Subhas Datta, an environmental activist in Kolkata, is taking the initiative to launch Indias first organized green party. He has already been in touch with green party leaders in Europe and has been assured support and offered advice. Since the party is still at the concept stage, it is difficult to tell what will happen once it gets off the drawing boardin terms of manifesto, programme, constitution, organizational structure and areas of special focus. Datta has told the media that the party will take into account a range of social and economic concerns from the vantage of the environment. He has told one newspaper The manifesto should cover shelter, health, literacy, unemployment, industrialization, agriculture, population, minorities, corruption and sustainable development, with emphasis on environmental aspects."
Assuming the green party will have a fairly conventional organizational structure and conventional modes of mobilization, the question is how it will address the crucial issues of class and gender and, other sectional issues, especially in contexts which will witness conflicts over the use of resources. Let us take an example. It is extremely likely that the green party will be predominantly middle class, at least in terms of membership and mobilization focus, to begin with. This does not necessarily mean that interests of the middle class will dominate the agenda, but it probably means that areas of focus will be urban-centric.
Thats to begin with. The bigger issue is that the list Datta provides with emphasis on environmental aspects does not tell us anything about where the party will position itself. Take shelter. Housing for the poor is seen by many environmentalists in given contexts as inimical to the maintenance of environmental health shanties by riversides or in endangered habitats like wetlands or forests. Where should the green party position itself? On the side of, say, diehard conservationists? Or should it develop a framework in which the question of social justice is paramount, prompting the search for solutions that will protect the right to shelter because that is an inalienable part of environmental justice? Similar questions will arise out of every single item Datta has listed.
The prospective party will also have to deal with the issue of gender justice. To take an example briefly. Whether in urban or rural contexts, a shortage of water has the bigger impact on the lives of women because they are invariably expected to make sure that a household has enough of it. In an urban context, say, what policies will the party prescribe to enable equitable distribution of the resource across classes of people? High water rates for the middle classes to encourage judicious use along with cheap and easy access for slum dwellers, so that women in slum households can easily collect water? Or a policy that impacts every household equally so that water is conserved across the board?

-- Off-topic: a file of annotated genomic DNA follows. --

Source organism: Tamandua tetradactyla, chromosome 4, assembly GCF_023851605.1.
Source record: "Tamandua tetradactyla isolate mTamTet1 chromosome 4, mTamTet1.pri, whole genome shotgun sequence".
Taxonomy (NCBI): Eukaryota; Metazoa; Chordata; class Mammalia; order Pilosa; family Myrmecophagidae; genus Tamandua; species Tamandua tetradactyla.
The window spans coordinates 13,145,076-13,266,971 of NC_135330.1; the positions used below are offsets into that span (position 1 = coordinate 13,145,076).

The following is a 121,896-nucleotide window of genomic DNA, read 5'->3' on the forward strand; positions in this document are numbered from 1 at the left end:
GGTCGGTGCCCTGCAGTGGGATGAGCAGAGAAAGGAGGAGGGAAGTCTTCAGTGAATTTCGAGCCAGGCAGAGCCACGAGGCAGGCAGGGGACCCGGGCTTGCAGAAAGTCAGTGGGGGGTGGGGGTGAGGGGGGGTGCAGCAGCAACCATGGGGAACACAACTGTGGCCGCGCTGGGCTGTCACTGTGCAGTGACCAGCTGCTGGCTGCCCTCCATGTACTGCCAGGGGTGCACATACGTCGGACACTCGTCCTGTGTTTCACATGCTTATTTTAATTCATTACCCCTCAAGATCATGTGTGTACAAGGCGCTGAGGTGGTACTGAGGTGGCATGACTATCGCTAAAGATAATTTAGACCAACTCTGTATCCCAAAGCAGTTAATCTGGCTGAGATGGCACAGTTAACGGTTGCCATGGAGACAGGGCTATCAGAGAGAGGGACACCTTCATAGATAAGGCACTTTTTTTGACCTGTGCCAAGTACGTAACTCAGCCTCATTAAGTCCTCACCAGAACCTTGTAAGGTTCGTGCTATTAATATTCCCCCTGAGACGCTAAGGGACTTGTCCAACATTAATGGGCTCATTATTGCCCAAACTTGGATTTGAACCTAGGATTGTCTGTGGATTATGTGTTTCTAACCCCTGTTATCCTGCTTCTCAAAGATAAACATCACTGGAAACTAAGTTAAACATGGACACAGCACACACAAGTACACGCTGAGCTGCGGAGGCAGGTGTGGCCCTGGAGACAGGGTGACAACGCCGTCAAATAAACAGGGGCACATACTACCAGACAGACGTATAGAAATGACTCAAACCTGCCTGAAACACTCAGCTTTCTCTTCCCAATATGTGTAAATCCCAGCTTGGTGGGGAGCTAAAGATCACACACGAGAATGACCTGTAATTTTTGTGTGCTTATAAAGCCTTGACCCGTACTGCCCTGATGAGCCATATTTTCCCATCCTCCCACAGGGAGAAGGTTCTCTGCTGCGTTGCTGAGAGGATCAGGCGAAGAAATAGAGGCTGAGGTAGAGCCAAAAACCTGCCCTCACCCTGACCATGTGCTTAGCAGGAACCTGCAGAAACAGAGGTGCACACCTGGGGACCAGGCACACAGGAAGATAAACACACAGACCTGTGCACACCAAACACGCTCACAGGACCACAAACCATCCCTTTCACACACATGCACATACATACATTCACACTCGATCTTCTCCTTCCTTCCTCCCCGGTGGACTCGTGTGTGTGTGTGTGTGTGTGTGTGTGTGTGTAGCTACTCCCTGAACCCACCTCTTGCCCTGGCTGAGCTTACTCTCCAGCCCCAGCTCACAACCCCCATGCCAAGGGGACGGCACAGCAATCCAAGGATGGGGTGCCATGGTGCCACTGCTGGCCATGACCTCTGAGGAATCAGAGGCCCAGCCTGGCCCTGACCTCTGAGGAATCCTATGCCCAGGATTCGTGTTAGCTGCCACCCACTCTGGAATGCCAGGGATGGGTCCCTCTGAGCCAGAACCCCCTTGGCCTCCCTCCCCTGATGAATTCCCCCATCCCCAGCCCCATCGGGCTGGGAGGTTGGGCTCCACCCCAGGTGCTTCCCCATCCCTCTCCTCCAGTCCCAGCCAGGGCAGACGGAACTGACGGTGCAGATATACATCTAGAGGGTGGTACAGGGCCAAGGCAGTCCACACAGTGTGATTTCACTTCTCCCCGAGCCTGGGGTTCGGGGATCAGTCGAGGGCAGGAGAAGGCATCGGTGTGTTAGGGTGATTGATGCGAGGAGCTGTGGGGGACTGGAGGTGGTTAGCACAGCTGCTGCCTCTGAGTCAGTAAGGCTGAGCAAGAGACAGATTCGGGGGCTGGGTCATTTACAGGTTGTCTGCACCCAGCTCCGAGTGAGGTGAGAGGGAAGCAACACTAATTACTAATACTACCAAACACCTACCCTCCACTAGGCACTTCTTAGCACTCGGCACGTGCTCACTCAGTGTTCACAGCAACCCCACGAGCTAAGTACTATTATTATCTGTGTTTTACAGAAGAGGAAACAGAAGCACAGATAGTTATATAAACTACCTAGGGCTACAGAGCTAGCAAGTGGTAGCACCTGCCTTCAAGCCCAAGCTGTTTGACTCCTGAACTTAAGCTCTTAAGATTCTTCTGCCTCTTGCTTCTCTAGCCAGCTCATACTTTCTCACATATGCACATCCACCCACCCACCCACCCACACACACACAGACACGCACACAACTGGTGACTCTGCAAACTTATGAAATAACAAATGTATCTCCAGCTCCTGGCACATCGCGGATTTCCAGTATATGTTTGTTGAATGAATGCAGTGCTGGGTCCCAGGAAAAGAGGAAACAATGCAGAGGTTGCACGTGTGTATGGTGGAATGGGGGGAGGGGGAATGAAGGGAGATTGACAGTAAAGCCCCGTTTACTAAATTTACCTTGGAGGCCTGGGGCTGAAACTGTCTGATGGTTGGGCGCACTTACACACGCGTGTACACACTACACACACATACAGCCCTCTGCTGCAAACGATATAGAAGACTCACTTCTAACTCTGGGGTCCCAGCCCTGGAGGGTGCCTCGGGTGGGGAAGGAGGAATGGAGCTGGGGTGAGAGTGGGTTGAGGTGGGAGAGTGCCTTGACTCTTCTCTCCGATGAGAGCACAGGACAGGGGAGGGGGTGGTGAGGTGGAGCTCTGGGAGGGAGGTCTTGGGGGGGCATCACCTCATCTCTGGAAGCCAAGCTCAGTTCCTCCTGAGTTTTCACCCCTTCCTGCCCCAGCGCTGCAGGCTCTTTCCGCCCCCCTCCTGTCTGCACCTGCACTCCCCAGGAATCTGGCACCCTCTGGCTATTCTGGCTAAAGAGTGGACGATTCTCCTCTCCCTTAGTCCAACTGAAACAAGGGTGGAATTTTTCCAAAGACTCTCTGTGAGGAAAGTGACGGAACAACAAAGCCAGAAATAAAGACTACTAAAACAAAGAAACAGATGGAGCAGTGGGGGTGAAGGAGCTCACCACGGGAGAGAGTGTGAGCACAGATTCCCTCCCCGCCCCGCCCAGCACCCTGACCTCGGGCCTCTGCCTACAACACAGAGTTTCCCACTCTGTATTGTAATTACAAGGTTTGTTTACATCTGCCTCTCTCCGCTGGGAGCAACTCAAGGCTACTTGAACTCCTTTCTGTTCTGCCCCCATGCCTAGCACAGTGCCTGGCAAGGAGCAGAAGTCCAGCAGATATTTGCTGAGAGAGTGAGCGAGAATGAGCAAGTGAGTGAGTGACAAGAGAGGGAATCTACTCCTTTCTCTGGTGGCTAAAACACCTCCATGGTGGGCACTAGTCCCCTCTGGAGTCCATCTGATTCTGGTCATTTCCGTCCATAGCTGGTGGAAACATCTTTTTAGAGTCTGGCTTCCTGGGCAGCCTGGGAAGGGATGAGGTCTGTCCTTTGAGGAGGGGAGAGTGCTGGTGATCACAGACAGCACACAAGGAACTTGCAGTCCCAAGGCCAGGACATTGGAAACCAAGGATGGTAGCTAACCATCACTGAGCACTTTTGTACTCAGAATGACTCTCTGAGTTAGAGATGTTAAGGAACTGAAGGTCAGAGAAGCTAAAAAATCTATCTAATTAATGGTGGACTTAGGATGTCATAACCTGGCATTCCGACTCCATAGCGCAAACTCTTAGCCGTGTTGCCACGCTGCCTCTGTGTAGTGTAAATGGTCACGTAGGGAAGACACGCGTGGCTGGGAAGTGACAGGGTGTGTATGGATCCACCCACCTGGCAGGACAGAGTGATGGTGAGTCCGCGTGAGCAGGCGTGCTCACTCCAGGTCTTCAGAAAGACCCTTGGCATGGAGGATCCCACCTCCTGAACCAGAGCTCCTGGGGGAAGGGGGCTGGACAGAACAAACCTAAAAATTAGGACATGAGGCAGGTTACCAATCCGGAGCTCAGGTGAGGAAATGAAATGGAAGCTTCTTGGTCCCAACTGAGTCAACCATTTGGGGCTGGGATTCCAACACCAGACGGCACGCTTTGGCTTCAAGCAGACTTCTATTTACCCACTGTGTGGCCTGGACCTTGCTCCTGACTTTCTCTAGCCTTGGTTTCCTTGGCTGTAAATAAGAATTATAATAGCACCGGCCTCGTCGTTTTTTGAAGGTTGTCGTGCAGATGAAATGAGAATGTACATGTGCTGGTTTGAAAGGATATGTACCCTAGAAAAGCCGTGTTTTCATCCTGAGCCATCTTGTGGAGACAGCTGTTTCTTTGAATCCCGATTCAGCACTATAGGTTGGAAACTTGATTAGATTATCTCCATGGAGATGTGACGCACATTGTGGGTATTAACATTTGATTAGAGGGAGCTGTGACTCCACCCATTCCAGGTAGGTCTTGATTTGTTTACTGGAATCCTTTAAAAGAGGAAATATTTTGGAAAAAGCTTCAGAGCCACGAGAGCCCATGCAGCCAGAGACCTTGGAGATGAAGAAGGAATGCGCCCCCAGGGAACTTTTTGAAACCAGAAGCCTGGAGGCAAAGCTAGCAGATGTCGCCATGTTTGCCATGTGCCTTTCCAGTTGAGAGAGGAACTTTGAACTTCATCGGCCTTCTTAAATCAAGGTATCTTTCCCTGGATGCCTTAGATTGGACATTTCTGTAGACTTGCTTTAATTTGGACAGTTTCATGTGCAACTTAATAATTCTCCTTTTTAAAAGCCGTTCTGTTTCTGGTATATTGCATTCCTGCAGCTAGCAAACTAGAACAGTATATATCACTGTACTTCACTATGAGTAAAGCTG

Those minimally acquainted with the fortunes of green party as a political phenomenon know it has succeeded in the sphere of the state only in the west and north Europe, excluding the UK. This is because north Europe and the continent follow systems of proportional representation which allow even small parties with relatively small share of the vote to enter legislatures and directly influence state policy. In Indias first-past-the-post system it will be virtually impossible for a green party to make an electoral impact.
There are other problems as well in the Indian context. Unlike western and northern Europe, India has historically not had an environmental movement to write home about, though there have been scattered initiatives. Environmental movements in Europe laid the basis for green politics in the formal state sphere. Then again, Indias diversityand sheer size poses obstacles to formulating a coherent nationwide political agenda on environment.
India also has one of the most unequal societies. It would be a great challenge to fashion an environmental agenda that accounts for the fact of great wealth, and the consumption-oriented lifestyles it produces, coexisting with abject deprivation, which denies access to the most basic of resources, environmental and otherwise, to the vast majority of the people.
Suhit Sen is an academic, a journalist and a freelance writer in Kolkata
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